Our reconstruction of the Proto-AA form as *kalaʔ is motivated by the fact that –ʔ is present in the word for tiger in several Munda languages. The Chinese word 虎 hu ‘tiger’ is in the rising tone, and one of the present authors has argued elsewhere that the MC rising tone derives from a final glottal stop ʔ. If so, the correspondence between Proto-AA *kala and OC *k’la is even closer.
There is no plausible Tibeto-Burman etymology for 虎 hu ‘tiger’; Tibetan has stag ‘tiger’, a totally unrelated word; Old Burmese has kla, a loan from Mon. The present habitats of the tiger (Panthera tigris) in China are the Southwest, the Southeastern coastal area, the Yangtze valleys, and Manchuria, with South China as the area of highest concentration. Appearances of the tiger in historical records coincide with the above, but also include northern Hebei and Shansi. Skeletal remains of the tiger were also found at the site of Anyang, in Henan. The distribution of the tiger is noteworthy in two respects: the heaviest concentration is in South China, presumably the habitats of the AA’s. The area of total absence includes the steppes and loessland of northwest China, the probably homeland of the Sino-Tibetan ancestors of the Chinese. From this perspective, it is easy to see why there is no word for tiger in Sino-Tibetan, or in the oldest stage of Chinese. The word attested as a pictograph in the oracle bones was derived from the AA’s word for tiger loaned the Chinese.
It is possible that 虎 had a disyllabic doublet, derived from the same AA source. The Zuozhuan says ”楚人 謂 乳 穀， 謂 虎 於菟。“' “The Chu people call ‘to nurse’ 穀, and ‘tiger’ 於菟”. The initial of 於 has the value y– in MC, but here is some reason to believe that its OC value is k- or k’-. 於 is a variant of 于, and the latter was used to transcribe “khotan” in the Shiji: 于闐，于闐also has a variant 狗竇; Kuo P’u’s (郭璞) commentary to the Fangyan states under 於虎菟 ‘tiger’: 今 江南 山夷 呼 虎 為 虎兔，音 狗竇, “Nowadays the hill tribes in the south of the Yangtze call ‘tiger’ 虎兔, pronounced as 狗竇 (MC kəutəu).” The OC form of the Chu word for ‘tiger’ was therefore something like *kat’a.
The only difference between AA *kalaʔ and Chinese is –l- versus –t’- or –t-, which may conceivably be postulated that some AA forms have a dental stop: Pinnow regards Khmer khla ‘felines’ as a cognate of dho (thom) ‘tiger royal,’ and according to Kuhn, Karia kiɔʔ < *kil-dɔʔ (Pinnow, p. 142). Kuiper has noted that there is a variation among Munda d, t, and l in initial position. It may be that AA *kala had a dialect form kata, and the latter was represented by the Chu word for ‘tiger’.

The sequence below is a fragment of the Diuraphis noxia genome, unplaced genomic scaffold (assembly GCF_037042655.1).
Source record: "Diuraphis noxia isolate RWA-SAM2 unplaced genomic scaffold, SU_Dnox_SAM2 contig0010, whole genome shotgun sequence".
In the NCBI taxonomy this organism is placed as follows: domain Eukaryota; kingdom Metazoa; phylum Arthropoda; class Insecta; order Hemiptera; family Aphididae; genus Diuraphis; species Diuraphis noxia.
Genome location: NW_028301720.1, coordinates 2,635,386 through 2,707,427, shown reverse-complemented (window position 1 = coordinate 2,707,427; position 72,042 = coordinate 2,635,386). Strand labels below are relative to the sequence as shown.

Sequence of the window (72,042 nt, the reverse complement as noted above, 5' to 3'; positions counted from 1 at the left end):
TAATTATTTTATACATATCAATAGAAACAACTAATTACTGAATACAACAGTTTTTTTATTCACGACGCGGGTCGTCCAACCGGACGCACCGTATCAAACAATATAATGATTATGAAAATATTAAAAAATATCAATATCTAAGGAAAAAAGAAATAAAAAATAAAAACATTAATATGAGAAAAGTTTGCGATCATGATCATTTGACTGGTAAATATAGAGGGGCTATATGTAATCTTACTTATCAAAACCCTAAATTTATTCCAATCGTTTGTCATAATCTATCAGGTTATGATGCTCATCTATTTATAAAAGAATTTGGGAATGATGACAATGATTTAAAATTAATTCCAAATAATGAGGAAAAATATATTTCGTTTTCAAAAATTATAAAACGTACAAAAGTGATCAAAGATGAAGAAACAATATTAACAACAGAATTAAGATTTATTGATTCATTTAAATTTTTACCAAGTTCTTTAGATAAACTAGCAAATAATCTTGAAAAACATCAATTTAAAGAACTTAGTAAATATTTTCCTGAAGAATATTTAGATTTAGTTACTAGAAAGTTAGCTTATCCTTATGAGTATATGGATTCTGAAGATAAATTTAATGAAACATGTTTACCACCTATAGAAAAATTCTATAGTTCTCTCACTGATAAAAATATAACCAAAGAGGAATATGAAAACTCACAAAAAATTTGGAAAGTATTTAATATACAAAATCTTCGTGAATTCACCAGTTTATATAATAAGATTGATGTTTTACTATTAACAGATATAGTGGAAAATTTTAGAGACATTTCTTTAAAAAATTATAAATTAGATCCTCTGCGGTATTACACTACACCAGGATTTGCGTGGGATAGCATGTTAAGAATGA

(6) 囝 FC kiaŋ/AM kiă ‘son, child’
This word is attested for all Min dialects. From the conservative dialects of northeastern Fukien, the word originally ended in –n: Fuan kiɛŋ, Ningteh kian. The Proto-Min form was probably something like *kian with the tone which corresponds to the classical shang or rising tone. This word is attested textually quite early. The Tang poet Gu Kuang 顧况 living around 725-816, composed a poem using the word 囝: “it is pronounced like the word 蹇 (MC kɒn, shang tone); in Fukien ‘son’ is called 囝 in the popular language.” This word is clearly the same as the modern Min words for ‘son, child‘，related to the AA etymon represented by VN con ‘child'. This etymon is very widely distributed throughout Austroasiatic: Khmer koun, Spoken Mon kon, written Mon kon, kwen, Bru kɔɔn, Chong kheen, Wa kɔn, Khasi khu:n; it is also well represented in Munda: Kharia kɔnn ‘small,’ Santali ‘son, child,’ Hohon ‘child’. The Min form agrees with the AA forms predominantly show low to mid unrounded vowels. The Min form of Kienyang kyeŋ, however, has a rounded medial which may indicate that the Min forms derive from some type of earlier rounded vowel.
(7) 弩 *na/nuo/nu ‘crossbow’
‘crossbow’ in AA: VN nõ, ná; Proto-Mnong *so’na; Proto-Tai *hnaa.
Cf. Mon, Old Mon tŋa; Palaung kaŋ, kaŋaʔ; Tibeto-Burman: Nung the-na; Mso ta-na.
The crossbow is at present widely used by the tribes in southwest China and Indo-China. Early references to the crossbow in Chinese texts point to that general region as the place of origin. The Hanshu [ 漢書 ] explicitly mentioned the crossbow as one of the weapons used by the tribes inhabiting Hainan Island, and implied that it was also used by other tribes farther south. Sichuan was famous for its crossbow. Both the Hua Yang Guo Zhi [ 華陽國志 ] and the Hou Hanshu [ 後漢書] reported that when a white tiger roamed the area of Qin and neighboring states, a man from Pa [ 巴郡 閬中人 ] had to be called in, and he killed the tiger with a crossbow made of white bamboo. King Anyang [ 安陽王 Andươngvương ], a prince from Sichuan, is said to have brought along the crossbow as he entered Vietnam when Zhao Tuo [ 趙佗 Triệu Đà ] tried to conquer Vietnam at the end of the Qin Dynasty; he was for a time stymied by King Anyang’s archers using crossbow.
The fact that the crossbow has a southern distribution, past and present, suggests that it was acquired by the Chinese. Phonology provides another reason. The Tai and Vietnamese, because of their proximity to Chinese speaking people, were the most likely points of contact. The Tai form implies voiceless initial *sn-. VN ná is in the sắc tone, which comes from a voiceless initial. Proto-Mnong *so’na indicates that perhaps the Proto-AA form should be *s-na. Now, under the hypothesis that Chinese borrowed this word from AA, we only need to assume that *s- (or the voicelessness of the initial *n-) was lost in the process of borrowing. Under the contrary hypothesis that the loan was in the opposite direction, none of the AA or Thai forms can be easily explained [ cf. 弩 nú (SV 'nỗ) = VS/nỏ/ vs. Viet. 'ná', i.e., */sna/ > OC */na/ > 弩 nú > VS 'nỏ' ].